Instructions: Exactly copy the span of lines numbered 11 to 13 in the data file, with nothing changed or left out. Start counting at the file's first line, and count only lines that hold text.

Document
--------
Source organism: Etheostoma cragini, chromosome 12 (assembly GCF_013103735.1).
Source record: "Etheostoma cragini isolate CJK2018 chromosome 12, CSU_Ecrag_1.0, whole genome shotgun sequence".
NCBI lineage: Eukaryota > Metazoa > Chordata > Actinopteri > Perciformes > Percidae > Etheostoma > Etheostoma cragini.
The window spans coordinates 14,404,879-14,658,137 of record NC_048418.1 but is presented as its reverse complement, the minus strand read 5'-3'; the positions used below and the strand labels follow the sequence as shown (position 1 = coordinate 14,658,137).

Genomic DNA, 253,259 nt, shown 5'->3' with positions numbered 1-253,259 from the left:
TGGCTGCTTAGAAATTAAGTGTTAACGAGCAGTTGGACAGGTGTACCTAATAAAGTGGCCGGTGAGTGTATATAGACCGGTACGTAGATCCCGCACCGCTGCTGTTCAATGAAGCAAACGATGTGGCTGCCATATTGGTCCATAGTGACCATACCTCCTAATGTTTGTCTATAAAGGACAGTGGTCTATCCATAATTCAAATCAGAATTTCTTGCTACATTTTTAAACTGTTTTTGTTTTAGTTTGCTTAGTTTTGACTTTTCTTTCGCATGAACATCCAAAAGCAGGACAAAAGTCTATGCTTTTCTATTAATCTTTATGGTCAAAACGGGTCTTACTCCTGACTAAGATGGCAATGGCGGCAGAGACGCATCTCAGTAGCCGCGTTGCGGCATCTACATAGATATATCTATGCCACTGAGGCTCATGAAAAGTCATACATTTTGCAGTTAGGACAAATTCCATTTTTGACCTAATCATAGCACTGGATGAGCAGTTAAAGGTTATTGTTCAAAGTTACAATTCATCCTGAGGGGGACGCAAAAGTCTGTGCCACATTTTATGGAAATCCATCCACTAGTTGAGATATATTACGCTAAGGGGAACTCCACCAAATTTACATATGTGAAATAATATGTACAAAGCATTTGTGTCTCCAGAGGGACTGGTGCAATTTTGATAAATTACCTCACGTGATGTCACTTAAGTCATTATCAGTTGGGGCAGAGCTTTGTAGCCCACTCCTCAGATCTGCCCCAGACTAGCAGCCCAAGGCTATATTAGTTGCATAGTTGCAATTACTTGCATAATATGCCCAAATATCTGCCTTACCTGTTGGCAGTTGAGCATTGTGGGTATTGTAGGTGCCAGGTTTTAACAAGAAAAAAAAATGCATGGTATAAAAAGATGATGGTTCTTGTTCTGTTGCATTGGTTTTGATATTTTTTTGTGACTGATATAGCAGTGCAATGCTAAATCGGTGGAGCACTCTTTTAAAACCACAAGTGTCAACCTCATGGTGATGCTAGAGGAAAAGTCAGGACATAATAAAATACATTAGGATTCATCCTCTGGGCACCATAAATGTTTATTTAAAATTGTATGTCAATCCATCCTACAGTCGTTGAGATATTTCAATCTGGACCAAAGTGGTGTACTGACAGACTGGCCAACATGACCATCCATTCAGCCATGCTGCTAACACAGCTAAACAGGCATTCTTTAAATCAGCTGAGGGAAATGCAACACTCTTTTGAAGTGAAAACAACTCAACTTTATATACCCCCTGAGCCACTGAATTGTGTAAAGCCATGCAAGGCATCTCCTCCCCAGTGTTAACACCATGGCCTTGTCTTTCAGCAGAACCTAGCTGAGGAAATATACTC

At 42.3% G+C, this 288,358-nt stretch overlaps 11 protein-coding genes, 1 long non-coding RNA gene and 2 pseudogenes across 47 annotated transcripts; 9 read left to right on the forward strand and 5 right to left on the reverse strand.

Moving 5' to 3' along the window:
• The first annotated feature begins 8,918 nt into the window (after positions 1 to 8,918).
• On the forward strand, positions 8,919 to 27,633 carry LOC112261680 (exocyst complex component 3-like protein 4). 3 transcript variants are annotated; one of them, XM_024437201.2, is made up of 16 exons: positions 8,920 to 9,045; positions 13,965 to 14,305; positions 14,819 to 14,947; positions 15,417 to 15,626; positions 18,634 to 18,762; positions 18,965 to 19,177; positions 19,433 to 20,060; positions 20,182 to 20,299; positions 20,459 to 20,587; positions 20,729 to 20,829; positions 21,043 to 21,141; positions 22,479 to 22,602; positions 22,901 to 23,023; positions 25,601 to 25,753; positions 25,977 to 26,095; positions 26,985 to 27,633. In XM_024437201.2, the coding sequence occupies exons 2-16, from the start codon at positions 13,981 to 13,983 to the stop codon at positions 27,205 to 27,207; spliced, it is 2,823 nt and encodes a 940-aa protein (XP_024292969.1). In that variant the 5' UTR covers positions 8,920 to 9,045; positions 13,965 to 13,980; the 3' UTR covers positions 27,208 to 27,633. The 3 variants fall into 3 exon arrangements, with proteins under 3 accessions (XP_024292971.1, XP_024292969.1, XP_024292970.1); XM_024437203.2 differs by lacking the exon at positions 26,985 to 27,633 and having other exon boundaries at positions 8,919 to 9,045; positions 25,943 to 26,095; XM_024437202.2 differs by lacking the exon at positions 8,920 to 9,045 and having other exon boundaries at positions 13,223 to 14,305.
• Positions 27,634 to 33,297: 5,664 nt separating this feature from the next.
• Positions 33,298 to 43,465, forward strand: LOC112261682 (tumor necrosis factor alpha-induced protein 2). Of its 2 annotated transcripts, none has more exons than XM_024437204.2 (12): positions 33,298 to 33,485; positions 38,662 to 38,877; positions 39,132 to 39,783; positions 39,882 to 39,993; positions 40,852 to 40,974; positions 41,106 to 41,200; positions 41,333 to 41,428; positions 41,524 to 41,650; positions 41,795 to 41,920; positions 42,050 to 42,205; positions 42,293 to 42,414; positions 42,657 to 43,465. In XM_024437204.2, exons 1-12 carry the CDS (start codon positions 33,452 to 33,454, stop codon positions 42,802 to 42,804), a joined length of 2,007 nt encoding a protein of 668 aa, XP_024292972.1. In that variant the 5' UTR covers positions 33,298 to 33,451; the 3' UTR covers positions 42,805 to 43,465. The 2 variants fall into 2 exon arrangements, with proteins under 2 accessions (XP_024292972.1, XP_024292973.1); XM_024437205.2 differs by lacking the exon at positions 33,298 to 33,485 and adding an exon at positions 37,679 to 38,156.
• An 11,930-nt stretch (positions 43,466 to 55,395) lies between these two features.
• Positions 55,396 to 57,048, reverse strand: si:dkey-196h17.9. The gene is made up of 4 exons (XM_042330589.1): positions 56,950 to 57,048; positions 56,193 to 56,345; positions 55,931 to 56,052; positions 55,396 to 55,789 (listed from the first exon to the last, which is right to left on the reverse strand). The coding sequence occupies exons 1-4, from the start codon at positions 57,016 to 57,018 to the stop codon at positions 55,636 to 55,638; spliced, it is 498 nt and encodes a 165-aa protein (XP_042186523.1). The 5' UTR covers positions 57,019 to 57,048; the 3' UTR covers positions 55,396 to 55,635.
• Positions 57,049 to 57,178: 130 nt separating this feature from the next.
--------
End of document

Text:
• Positions 27,634 to 33,297: 5,664 nt separating this feature from the next.
• Positions 33,298 to 43,465, forward strand: LOC112261682 (tumor necrosis factor alpha-induced protein 2). Of its 2 annotated transcripts, none has more exons than XM_024437204.2 (12): positions 33,298 to 33,485; positions 38,662 to 38,877; positions 39,132 to 39,783; positions 39,882 to 39,993; positions 40,852 to 40,974; positions 41,106 to 41,200; positions 41,333 to 41,428; positions 41,524 to 41,650; positions 41,795 to 41,920; positions 42,050 to 42,205; positions 42,293 to 42,414; positions 42,657 to 43,465. In XM_024437204.2, exons 1-12 carry the CDS (start codon positions 33,452 to 33,454, stop codon positions 42,802 to 42,804), a joined length of 2,007 nt encoding a protein of 668 aa, XP_024292972.1. In that variant the 5' UTR covers positions 33,298 to 33,451; the 3' UTR covers positions 42,805 to 43,465. The 2 variants fall into 2 exon arrangements, with proteins under 2 accessions (XP_024292972.1, XP_024292973.1); XM_024437205.2 differs by lacking the exon at positions 33,298 to 33,485 and adding an exon at positions 37,679 to 38,156.
• An 11,930-nt stretch (positions 43,466 to 55,395) lies between these two features.